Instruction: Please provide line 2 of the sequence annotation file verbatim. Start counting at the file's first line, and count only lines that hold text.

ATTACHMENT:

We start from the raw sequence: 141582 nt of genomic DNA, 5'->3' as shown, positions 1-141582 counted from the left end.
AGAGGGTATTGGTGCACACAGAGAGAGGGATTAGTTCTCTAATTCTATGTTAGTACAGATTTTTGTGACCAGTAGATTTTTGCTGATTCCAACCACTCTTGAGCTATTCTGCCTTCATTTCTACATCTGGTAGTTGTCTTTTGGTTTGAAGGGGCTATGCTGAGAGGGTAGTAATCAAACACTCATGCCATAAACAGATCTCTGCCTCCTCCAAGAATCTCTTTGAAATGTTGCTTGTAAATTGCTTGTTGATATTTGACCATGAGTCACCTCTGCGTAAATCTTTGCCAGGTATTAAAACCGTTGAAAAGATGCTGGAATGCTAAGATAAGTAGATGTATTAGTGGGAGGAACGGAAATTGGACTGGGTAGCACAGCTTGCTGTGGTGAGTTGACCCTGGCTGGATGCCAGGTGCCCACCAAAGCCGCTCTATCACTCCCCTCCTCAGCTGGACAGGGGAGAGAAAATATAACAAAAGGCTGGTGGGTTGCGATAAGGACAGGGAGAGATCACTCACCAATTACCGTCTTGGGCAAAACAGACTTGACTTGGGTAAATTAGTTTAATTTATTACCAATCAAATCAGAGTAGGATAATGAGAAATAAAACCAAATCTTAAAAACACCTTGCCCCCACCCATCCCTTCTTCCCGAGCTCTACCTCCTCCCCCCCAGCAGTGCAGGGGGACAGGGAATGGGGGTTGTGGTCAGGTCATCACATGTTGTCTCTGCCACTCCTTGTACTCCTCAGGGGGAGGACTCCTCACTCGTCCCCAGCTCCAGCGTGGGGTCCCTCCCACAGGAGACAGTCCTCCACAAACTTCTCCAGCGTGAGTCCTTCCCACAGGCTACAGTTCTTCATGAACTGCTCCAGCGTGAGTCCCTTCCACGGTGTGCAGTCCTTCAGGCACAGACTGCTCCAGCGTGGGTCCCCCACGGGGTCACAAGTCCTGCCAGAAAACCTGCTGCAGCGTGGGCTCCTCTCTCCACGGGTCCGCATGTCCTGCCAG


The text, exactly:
AGAGGGTATTGGTGCACACAGAGAGAGGGATTAGTTCTCTAATTCTATGTTAGTACAGATTTTTGTGACCAGTAGATTTTTGCTGATTCCAACCACTCTTGAGCTATTCTGCCTTCATTTCTACATCTGGTAGTTGTCTTTTGGTTTGAAGGGGCTATGCTGAGAGGGTAGTAATCAAACACTCATGCCATAAACAGATCTCTGCCTCCTCCAAGAATCTCTTTGAAATGTTGCTTGTAAATTGCTTGTTGATATTTGACCATGAGTCACCTCTGCGTAAATCTTTGCCAGGTATTAAAACCGTTGAAAAGATGCTGGAATGCTAAGATAAGTAGATGTATTAGTGGGAGGAACGGAAATTGGACTGGGTAGCACAGCTTGCTGTGGTGAGTTGACCCTGGCTGGATGCCAGGTGCCCACCAAAGCCGCTCTATCACTCCCCTCCTCAGCTGGACAGGGGAGAGAAAATATAACAAAAGGCTGGTGGGTTGCGATAAGGACAGGGAGAGATCACTCACCAATTACCGTCTTGGGCAAAACAGACTTGACTTGGGTAAATTAGTTTAATTTATTACCAATCAAATCAGAGTAGGATAATGAGAAATAAAACCAAATCTTAAAAACACCTTGCCCCCACCCATCCCTTCTTCCCGAGCTCTACCTCCTCCCCCCCAGCAGTGCAGGGGGACAGGGAATGGGGGTTGTGGTCAGGTCATCACATGTTGTCTCTGCCACTCCTTGTACTCCTCAGGGGGAGGACTCCTCACTCGTCCCCAGCTCCAGCGTGGGGTCCCTCCCACAGGAGACAGTCCTCCACAAACTTCTCCAGCGTGAGTCCTTCCCACAGGCTACAGTTCTTCATGAACTGCTCCAGCGTGAGTCCCTTCCACGGTGTGCAGTCCTTCAGGCACAGACTGCTCCAGCGTGGGTCCCCCACGGGGTCACAAGTCCTGCCAGAAAACCTGCTGCAGCGTGGGCTCCTCTCTCCACGGGTCCGCATGTCCTGCCAG